The Tympanic Nerve (n. tympanicus; nerve of Jacobson) arises from the petrous ganglion, and ascends to the tympanic cavity through a small canal on the under surface of the petrous portion of the temporal bone on the ridge which separates the carotid canal from the jugular fossa.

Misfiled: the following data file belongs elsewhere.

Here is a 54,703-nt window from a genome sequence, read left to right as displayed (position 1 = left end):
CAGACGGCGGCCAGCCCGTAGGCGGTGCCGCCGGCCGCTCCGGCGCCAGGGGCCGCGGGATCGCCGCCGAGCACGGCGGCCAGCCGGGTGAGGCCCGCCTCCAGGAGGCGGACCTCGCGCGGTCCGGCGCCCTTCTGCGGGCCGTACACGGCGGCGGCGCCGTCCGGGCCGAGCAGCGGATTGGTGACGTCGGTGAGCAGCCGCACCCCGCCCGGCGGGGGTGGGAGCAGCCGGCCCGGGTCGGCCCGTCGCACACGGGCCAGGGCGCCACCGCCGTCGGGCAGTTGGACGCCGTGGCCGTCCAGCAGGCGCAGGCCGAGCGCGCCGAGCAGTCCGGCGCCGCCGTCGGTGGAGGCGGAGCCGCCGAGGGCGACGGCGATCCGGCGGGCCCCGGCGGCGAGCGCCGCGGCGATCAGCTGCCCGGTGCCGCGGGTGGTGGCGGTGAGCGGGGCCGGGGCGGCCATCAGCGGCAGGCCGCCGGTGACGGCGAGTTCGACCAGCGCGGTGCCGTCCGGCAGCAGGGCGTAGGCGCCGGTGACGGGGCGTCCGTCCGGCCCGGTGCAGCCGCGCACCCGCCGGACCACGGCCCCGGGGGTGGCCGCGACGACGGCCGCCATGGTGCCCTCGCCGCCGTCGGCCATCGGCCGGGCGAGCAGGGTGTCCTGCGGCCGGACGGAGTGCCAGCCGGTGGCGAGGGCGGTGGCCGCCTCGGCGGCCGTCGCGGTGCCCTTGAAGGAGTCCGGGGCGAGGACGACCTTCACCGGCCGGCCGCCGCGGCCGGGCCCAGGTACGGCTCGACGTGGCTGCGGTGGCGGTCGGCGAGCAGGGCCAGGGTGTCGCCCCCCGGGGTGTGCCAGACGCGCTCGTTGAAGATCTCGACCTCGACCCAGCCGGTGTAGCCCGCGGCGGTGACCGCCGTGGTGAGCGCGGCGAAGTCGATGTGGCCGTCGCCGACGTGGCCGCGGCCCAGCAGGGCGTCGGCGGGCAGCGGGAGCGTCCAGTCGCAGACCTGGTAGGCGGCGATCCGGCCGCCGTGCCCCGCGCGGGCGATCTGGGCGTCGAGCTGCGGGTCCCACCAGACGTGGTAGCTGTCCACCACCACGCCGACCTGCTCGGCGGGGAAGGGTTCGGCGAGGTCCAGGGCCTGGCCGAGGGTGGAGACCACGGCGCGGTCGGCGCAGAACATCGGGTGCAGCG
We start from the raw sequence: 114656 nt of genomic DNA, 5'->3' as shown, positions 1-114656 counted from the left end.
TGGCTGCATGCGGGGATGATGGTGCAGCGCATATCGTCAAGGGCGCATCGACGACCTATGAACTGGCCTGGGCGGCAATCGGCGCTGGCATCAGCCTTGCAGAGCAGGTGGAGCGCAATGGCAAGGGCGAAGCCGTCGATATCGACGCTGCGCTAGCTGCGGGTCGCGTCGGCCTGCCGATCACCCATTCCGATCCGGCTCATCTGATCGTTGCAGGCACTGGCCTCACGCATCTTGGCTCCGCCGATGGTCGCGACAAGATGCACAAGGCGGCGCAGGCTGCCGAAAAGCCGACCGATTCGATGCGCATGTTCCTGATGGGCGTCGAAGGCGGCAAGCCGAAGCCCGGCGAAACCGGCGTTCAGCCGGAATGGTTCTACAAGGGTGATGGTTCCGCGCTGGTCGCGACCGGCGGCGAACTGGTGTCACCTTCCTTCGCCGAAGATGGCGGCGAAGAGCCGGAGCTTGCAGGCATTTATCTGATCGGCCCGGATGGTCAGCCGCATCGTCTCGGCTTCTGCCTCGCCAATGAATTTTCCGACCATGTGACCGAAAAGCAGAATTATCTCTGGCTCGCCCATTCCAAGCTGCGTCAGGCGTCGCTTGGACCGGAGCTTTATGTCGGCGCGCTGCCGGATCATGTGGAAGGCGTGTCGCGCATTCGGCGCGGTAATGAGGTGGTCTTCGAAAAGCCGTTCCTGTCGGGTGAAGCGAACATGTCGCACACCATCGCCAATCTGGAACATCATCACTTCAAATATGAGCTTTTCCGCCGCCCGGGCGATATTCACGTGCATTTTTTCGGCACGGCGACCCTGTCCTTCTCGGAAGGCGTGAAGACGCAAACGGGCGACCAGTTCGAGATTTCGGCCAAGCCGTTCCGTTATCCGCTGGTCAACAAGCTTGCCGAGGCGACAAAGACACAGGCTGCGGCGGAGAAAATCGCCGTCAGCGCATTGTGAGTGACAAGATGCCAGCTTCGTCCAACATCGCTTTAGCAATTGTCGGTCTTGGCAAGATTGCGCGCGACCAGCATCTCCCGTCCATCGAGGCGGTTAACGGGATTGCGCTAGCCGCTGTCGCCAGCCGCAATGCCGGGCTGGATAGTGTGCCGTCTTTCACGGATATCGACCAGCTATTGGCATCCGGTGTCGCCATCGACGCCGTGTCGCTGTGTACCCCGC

In the tympanic cavity it divides into branches which form the tympanic plexus and are contained in grooves upon the surface of the promontory. This plexus gives off:
(1) the lesser superficial petrosal nerve;
(2) a branch to join the greater superficial petrosal nerve; and
(3) branches to the tympanic cavity, all of which will be described in connection with the anatomy of the middle ear.